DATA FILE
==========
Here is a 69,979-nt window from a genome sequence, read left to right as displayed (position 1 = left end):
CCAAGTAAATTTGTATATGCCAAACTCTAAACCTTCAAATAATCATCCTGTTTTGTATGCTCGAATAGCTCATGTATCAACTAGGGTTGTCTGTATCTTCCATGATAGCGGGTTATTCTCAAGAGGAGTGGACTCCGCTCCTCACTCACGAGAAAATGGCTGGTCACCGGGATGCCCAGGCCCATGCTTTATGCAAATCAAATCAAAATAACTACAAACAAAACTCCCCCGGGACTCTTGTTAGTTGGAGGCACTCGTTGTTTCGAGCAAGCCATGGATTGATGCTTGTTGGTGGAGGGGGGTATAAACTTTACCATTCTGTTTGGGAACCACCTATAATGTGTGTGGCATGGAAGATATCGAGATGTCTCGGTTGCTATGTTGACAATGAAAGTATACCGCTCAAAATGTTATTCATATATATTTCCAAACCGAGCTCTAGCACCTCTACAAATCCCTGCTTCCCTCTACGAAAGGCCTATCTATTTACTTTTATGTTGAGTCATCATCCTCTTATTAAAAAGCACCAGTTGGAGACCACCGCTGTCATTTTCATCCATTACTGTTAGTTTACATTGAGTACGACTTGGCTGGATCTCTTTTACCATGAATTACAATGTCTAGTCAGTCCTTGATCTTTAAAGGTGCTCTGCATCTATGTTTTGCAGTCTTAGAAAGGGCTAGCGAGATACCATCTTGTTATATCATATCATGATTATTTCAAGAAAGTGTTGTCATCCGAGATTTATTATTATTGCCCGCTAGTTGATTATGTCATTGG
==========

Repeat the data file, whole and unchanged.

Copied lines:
Here is a 69,979-nt window from a genome sequence, read left to right as displayed (position 1 = left end):
CCAAGTAAATTTGTATATGCCAAACTCTAAACCTTCAAATAATCATCCTGTTTTGTATGCTCGAATAGCTCATGTATCAACTAGGGTTGTCTGTATCTTCCATGATAGCGGGTTATTCTCAAGAGGAGTGGACTCCGCTCCTCACTCACGAGAAAATGGCTGGTCACCGGGATGCCCAGGCCCATGCTTTATGCAAATCAAATCAAAATAACTACAAACAAAACTCCCCCGGGACTCTTGTTAGTTGGAGGCACTCGTTGTTTCGAGCAAGCCATGGATTGATGCTTGTTGGTGGAGGGGGGTATAAACTTTACCATTCTGTTTGGGAACCACCTATAATGTGTGTGGCATGGAAGATATCGAGATGTCTCGGTTGCTATGTTGACAATGAAAGTATACCGCTCAAAATGTTATTCATATATATTTCCAAACCGAGCTCTAGCACCTCTACAAATCCCTGCTTCCCTCTACGAAAGGCCTATCTATTTACTTTTATGTTGAGTCATCATCCTCTTATTAAAAAGCACCAGTTGGAGACCACCGCTGTCATTTTCATCCATTACTGTTAGTTTACATTGAGTACGACTTGGCTGGATCTCTTTTACCATGAATTACAATGTCTAGTCAGTCCTTGATCTTTAAAGGTGCTCTGCATCTATGTTTTGCAGTCTTAGAAAGGGCTAGCGAGATACCATCTTGTTATATCATATCATGATTATTTCAAGAAAGTGTTGTCATCCGAGATTTATTATTATTGCCCGCTAGTTGATTATGTCATTGG